Saturday, 1 September 2018


No, I'm not late to this party. I went to the other place, and dropped by here as the dawn rose and the clean-up was well underway.
   The dust settled over the dust that had already settled over this one. That's deliberate. I didn't feel like jumping in feet-first and head very far behind the action when the story crashed into the wild. Here's the long and the short of it...


I wish more authors would read copyright law and cast a glance over trade mark law when deciding to embark on the stormy journey of turning themselves into authors.
   Do you want to be a writer? Read the copyright law covering your jurisdiction. Check out the law in other countries where your work might wash ashore.
   I've been involved in copyright issues as a matter of routine. Occasionally, I've brushed up against copyright's industrious cousin, trade mark law.
   And I've resolved all the issues without recourse to a single court battle.


Before I chased after publishing deals, I made a point of reading copyright law. Scandalous, I know. To think that I'd go and check up on the primary piece of legislation governing the industry I wished to operate in. Yes, BEFORE I sent a manuscript off anywhere.
   What the red wet fuck was I thinking?
   I was thinking...I don't want to be sued over anything, ever. But I definitely don't want to be sued over something that I can easily bring under control - behaviour relating to copyright.
   And that's my behaviour covering my own copyright material as well as my responses to all the other stuff by everyone else and the kitchen sink, too.
   The main copyright law I work under is the 1988 act, amended down the years. But I've looked at the law in other countries and from other time-frames.
   There's nothing in there, or in any of the trade mark acts, letting you smash your stamp down on a generic word like, oh, say, why not choose one at random...the word...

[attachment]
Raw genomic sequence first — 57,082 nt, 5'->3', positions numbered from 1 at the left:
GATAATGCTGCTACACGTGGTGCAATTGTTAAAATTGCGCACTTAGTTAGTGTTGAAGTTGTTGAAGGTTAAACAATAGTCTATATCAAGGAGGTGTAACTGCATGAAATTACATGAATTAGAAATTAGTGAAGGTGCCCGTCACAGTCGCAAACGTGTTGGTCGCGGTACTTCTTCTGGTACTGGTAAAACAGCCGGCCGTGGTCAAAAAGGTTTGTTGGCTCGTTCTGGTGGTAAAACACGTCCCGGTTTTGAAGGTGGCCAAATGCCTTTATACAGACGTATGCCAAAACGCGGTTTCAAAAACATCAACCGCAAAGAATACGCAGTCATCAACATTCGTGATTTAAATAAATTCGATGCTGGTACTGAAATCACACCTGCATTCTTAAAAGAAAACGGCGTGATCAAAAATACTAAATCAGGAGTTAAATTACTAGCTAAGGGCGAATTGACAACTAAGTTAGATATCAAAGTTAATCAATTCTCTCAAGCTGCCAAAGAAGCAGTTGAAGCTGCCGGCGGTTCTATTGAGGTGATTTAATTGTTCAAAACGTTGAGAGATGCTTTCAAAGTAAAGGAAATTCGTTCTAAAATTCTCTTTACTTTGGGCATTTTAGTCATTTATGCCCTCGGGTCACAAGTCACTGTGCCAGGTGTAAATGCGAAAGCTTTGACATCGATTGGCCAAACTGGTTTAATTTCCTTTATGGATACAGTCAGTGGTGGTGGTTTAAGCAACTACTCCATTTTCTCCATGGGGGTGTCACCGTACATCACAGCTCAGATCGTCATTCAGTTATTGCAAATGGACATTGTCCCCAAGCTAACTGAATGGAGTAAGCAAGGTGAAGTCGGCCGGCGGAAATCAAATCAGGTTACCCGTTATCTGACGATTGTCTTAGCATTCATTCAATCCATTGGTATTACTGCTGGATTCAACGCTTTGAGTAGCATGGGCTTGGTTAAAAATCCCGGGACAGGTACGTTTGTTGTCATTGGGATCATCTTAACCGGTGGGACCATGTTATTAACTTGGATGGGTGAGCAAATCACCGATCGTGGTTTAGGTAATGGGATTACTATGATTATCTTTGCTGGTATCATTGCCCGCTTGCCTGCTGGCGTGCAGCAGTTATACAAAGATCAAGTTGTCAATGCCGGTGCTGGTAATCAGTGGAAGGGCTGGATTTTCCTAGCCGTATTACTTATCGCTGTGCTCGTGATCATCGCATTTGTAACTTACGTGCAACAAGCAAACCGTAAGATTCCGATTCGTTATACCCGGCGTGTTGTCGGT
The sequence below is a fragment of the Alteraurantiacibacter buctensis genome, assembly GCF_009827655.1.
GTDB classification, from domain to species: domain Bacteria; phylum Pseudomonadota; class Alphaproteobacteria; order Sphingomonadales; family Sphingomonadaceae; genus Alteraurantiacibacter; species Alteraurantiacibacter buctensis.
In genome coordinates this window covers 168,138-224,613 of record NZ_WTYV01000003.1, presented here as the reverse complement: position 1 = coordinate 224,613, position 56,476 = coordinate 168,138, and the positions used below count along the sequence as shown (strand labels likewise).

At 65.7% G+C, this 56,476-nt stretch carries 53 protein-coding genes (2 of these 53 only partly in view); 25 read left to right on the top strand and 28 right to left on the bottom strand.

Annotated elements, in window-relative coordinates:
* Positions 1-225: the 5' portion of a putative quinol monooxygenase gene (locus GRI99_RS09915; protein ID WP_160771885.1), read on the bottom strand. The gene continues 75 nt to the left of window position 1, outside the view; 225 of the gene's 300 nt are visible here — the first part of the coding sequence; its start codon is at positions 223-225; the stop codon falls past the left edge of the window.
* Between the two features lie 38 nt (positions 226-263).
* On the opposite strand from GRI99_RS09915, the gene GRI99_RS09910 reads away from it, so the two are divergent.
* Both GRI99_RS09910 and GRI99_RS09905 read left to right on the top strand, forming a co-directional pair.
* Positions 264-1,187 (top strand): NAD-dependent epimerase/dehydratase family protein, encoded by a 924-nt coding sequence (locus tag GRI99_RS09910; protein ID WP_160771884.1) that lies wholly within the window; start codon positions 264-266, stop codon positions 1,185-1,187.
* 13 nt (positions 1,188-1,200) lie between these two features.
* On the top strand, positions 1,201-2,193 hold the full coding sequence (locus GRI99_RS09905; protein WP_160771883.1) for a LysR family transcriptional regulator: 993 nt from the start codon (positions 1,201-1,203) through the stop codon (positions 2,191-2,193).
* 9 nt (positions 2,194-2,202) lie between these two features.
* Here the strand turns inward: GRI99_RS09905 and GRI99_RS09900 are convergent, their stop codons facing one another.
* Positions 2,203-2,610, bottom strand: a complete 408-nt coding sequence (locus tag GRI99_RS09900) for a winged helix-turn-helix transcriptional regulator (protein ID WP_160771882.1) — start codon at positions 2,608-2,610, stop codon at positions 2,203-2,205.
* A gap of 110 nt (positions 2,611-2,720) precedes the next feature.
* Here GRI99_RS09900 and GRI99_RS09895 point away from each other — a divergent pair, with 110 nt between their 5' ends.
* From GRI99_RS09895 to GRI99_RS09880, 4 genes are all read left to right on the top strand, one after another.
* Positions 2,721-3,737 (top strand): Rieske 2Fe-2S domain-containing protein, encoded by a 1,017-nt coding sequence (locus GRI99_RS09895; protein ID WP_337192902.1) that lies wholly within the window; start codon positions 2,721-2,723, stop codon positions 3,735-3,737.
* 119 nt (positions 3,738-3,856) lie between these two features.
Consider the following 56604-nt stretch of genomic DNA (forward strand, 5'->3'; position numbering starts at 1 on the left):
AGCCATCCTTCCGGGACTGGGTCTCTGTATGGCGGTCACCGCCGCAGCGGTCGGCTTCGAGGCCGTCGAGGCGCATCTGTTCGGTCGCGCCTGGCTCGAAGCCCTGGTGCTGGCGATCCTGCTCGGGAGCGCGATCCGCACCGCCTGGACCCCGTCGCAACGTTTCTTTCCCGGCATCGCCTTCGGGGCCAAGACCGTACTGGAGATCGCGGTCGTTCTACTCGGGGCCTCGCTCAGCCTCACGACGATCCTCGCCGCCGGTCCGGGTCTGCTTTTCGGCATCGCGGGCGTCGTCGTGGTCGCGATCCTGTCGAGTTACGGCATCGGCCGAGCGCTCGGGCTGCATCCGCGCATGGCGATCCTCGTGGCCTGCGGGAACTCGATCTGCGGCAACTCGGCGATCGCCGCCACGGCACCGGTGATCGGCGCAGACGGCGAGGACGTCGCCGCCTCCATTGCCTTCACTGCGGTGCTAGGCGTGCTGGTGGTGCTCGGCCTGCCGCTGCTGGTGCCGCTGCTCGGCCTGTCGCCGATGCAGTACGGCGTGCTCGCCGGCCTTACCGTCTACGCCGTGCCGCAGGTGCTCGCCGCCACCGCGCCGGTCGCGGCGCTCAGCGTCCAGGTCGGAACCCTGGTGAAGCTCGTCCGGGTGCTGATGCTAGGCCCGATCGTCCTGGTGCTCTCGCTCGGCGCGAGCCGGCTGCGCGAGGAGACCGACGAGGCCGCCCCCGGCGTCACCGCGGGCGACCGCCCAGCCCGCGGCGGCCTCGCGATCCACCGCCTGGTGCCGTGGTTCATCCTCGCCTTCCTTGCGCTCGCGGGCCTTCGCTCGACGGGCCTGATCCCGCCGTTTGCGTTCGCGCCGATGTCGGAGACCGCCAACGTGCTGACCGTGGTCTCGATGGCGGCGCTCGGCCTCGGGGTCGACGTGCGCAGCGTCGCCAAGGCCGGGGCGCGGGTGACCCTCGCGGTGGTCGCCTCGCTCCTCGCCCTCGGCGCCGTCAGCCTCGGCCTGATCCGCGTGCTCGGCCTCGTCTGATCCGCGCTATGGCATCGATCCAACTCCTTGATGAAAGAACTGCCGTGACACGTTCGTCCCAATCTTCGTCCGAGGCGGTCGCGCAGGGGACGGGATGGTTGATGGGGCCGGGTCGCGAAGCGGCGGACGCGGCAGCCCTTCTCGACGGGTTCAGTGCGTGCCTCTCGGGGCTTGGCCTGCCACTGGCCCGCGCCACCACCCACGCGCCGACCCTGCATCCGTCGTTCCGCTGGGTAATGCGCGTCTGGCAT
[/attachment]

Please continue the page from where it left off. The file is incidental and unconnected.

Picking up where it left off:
This sort of nonsense didn't work for the (far from) Fine brothers when they attempted to stamp a trade mark on (PEOPLE) REACT TO videos, and it didn't do Faleena Hopkins any good when she tried her land-grab on the real estate known as the word COCKY.
   You can't make money from putting my work out as your own. I will Liam Neeson your buttocks. Just take out the reference to daughter in that scene and put the phrase my writing there, instead. Copyright law is there for me.
   But as Robert De Niro insists, there's a flip-side to that coin. I can't charge rent from the entire world and half the moon just by grabbing a trade mark to the word COCKY.


If you register a trade mark, don't make a mess of it before you start. The money you spend washes away in the rain of your own tears.
   Not the tears of your lawyers - the legal eagles are paid promptly, after all.
   If you think you've come up with a property that you should be charging everyone rent on, ask yourself this important question: did you bother to read and really attempt to understand the law?
   Even then, professional legal advice is recommended thrice-over.
   Authors should stick to writing stories, and not have endless stories written about their conduct. We all learn that the hard way. Some of those scribblers learn it harder than the rest of us, it seems.
   This purple-faced incident was another of those writerly things boiling away over in the world of the romance books. I list a few romance authors in my group of writer friends, and they rolled their eyes so hard at Faleena's moment of madness that the world almost tremored.
   That tells you everything. And so...
   I don't have anything left to say about Faleena Hopkins and her land-grab over the word COCKY.
   Crank up your search engine and wade into the mire as deep as you dare. Plenty of people are out there in swamp-boats, and they've mapped the hazards in detail.


Read copyright law. When required, read it again. Those acts are amended, after all. Not to the extent that we, as writers, get to camp out over words...waiting for flies to run into the webs we've set up. Hell, no.